• Price – It’s easy to assume that new technologies will come with a higher price tag but that’s untrue with digital recorders. While there may be pricey ones out there, they come in a wide range of options and prices. Depending on the features you’re looking for, this price range can be anywhere from $60 to the thousands.

Choosing a digital recorder

Now that you’ve decided to go with a digital recorder, let’s talk about some of the features you need to look for when you make your purchase.

Recording formats: It’s important to consider the format in which your file will be recorded. To determine what’s best for you, think about how your files will be shared. Will you have several small files or large ones as well? Will you be sharing them over the Internet or just storing them on your computer?

  • MP3 – Compresses files so they are able to be stored and shared easily over the Internet
  • WMA – Compresses to a format that can be shared on the Internet faster with small files plus an optional copyright protection
  • DSS – High compression for professional speech files
  • WAV – Used for storing files on a PC. The large file size will not work well over the Internet

Max recording time: The max recording time may be a key feature you are looking for to record over a long period of time but be cautious. Even if the max recording time is 1,000 hours your battery life may only be 24 hours. For long recordings, you want a recorder that comes with an AC power cord. That way you aren’t relying on battery life.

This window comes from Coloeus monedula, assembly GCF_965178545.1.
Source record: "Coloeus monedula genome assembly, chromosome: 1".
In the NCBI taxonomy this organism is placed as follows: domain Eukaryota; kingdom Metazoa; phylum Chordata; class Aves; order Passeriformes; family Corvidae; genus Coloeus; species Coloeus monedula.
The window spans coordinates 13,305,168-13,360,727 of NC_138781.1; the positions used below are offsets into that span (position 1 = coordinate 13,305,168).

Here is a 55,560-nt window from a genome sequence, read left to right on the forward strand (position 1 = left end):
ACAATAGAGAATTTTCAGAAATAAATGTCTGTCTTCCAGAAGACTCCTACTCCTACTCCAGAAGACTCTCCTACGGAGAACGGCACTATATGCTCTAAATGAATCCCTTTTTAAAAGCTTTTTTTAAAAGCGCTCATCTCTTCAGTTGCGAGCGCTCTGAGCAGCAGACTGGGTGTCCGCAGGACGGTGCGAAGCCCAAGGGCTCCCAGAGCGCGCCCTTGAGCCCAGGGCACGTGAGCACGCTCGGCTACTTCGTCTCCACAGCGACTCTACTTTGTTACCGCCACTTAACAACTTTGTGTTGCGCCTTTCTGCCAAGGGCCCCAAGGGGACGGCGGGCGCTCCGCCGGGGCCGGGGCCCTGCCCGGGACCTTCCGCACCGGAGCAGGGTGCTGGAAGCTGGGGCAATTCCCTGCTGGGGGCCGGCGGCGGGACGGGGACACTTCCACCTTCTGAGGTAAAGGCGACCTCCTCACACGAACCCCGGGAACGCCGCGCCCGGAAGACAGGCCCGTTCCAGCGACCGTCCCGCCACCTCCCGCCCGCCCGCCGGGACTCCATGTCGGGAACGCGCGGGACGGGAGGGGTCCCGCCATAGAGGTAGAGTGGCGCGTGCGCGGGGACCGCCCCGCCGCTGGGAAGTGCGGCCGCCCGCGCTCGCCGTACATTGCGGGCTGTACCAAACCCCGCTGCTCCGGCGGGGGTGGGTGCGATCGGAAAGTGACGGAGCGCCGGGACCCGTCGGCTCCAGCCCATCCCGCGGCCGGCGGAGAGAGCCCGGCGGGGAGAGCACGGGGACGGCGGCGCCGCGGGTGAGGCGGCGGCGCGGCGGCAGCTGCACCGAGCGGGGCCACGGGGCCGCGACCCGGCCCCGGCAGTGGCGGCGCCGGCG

Connection: Many digital recorders will come with a USB cable to connect the device to a computer. Even if the recorder has a USB port, it may not come with the cable so be sure to look closely at what’s actually included in the package.

Microphone: Every recorder comes with a built-in microphone but if recording from a distance, you may want to consider an external microphone for higher quality.

Base memory: This is the amount of memory the device has without an SD memory card. You will often see the base memory at either 2 GB or 4 GB. Not all recorders come with an SD card which means the device’s base memory is all you have to work with (unless an SD card is purchased). If you do need the extra memory, also check to make sure the device has a slot for an SD card (some will not).

Playback speeds: Most voice recorders will have all three speed options: fast, normal, and slow. However, there are a few that do not have multiple speed options. Why does this matter? Being able to slow down a recording makes understanding what was said much easier.

Other dictation equipment

Pocket Memo 955 Conference Recording and Transcription System: This system contains everything you need for conference recording and transcribing. Exterior microphones are able to pick up sound from a 360° radius, foot pedal and headphones make transcribing easy, and setup is quick and easy so meetings can start promptly. This set also includes a USB docking station, remote control, power adapters, and SpeechExec Pro Transcribe software.


Transcription kits: These kits make transcribing much easier with speed, volume, and tone control as well as a foot pedal and headphones.

Make a little more sense now? We know that choosing dictation equipment can be confusing (even with the help of this blog post) which is why we’re always here to help. Stop in, give us a call (941-747-2559), or leave a comment in the box below.